Secondary learning the ropes of new scheme
Of all the position groups Michigan had to rebuild on the defensive side of the ball, the secondary was expected to have the most pieces to replace.
When it came to the defensive backfield — especially safety — the picture was blurry, to say the least. The two new starters — junior Tyree Kinnel and sophomore Josh Metellus — had only one career start between them.
With the way they played Saturday in Michigan’s season-opening victory over Florida, though, you wouldn’t have noticed their inexperience.
The safety duo tallied nine total tackles, including 1.5 tackles for loss by Kinnel and a forced fumble by Metellus.
The two played the vast majority of the game, as defensive coordinator Don Brown opted for a tight rotation within the secondary. Working in tandem for such long stretches, Kinnel and Metellus had the opportunity to grow and blossom as a joint unit. Kinnel has spoken highly of his new position partner before. And Monday, he did so once again.
“(Metellus) did everything well. He was talking to me all the time, making checks as I was making checks,” Kinnel said. “He covered a lot more than me in that game, just because of (the Gators’) offense, and I felt like he covered really well.”
While two safeties is typically the norm, Brown and his staff utilized a 3-3-5 scheme, which they debuted against Florida with positive results. The shift gifted Kinnel and Metellus with even more help manning the secondary in sophomore defensive back Khaleke Hudson.
Between the free safety, strong safety and VIPER — the hybrid position Hudson started at — the three defensive backs shuffled through a variety of responsibilities. Kinnel spent most of his time as the strong safety, while Metellus and Hudson moved back and forth between free safety and VIPER pretty evenly in different formations.
The ability to switch between Hudson and Metellus has added an extra dimension to an already-complex defensive scheme. So far, the transition has been seamless for the trio of safeties. According to defensive backs coach Brian Smith, the added wrinkle has been a “luxury.”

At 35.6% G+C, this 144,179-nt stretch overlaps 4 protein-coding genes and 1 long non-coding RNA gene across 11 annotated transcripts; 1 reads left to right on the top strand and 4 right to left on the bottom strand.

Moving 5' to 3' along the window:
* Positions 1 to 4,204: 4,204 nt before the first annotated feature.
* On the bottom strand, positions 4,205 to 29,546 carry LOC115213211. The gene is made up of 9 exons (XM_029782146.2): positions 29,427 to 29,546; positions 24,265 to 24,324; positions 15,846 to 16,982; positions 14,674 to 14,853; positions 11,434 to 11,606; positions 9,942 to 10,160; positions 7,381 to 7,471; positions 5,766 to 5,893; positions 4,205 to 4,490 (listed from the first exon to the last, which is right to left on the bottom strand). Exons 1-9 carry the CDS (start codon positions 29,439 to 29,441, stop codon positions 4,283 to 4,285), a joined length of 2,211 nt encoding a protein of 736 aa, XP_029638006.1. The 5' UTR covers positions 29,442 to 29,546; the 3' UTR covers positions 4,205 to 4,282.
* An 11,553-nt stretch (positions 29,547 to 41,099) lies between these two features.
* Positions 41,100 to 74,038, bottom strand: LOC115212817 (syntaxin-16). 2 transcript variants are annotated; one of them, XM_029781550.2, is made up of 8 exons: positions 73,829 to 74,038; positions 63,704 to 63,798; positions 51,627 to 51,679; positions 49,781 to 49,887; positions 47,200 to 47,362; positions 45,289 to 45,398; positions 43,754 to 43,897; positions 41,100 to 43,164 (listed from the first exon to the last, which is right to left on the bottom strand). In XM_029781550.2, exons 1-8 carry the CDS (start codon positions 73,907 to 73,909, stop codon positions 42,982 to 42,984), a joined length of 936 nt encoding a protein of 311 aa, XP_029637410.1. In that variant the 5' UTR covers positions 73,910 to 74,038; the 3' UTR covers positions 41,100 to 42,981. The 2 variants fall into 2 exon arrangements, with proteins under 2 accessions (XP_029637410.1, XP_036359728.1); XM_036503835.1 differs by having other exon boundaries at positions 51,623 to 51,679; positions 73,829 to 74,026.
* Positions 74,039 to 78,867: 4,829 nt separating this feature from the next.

“That versatility, being able to move in different places, helps out the defense as a core — getting guys lined up and giving the offense different looks,” Smith said.
Kinnel described the process of switching as situational, where the defense has to read the offense and react quickly. Since the shifts are not necessarily incumbent upon a run or pass play, the practice keeps all three on their toes.
“As a (defensive back), you always have to think that the ball is coming your way every snap,” Smith said. “That’s the way you have to prepare for it. … You can’t look at it any differently or you won’t have as much success.”
While the technical aspects are still a work in progress, the foundation seems firmly built. Throughout Michigan’s fall camp, the theme for its budding defense has been “flying to the ball,” as Kinnel called it.
“Coach Brown and (defensive line coach) Mattison told us, ‘Here at Michigan, we run to the ball,’ ” Kinnel said. “And we took that in, we took it personal, and I think we did a pretty good job on Saturday.
“I thought our communication was on point. There are some things that we have to clean up… (but) when we play fast and hard, it covers up a lot.”
While the secondary looked to be on the same page Saturday, Smith admitted that it took a long time for the unit to find its footing. It wasn’t until the final week of fall camp that it all began to come together.
“That last week, they did a great job communicating,” Smith said. “That’s something we had been stressing all camp, all the way back to the spring, being different guys back in the secondary, not having been used to working together.
“And you could see it that last week. Guys were calling out, making all the checks, not just the safeties, the whole secondary, the linebackers, they all were working together.”
Though growing pains are bound to reveal themselves as the season progresses, whenever those troubles arise, Kinnel, Metellus, Hudson and the rest of the defense will be able to look back at Saturday and see what they are capable of together.
“It definitely sets the tone,” Kinnel said. “We got that out on film that everyone can see that we play fast and play hard. We just have to keep it up, keep getting after it.”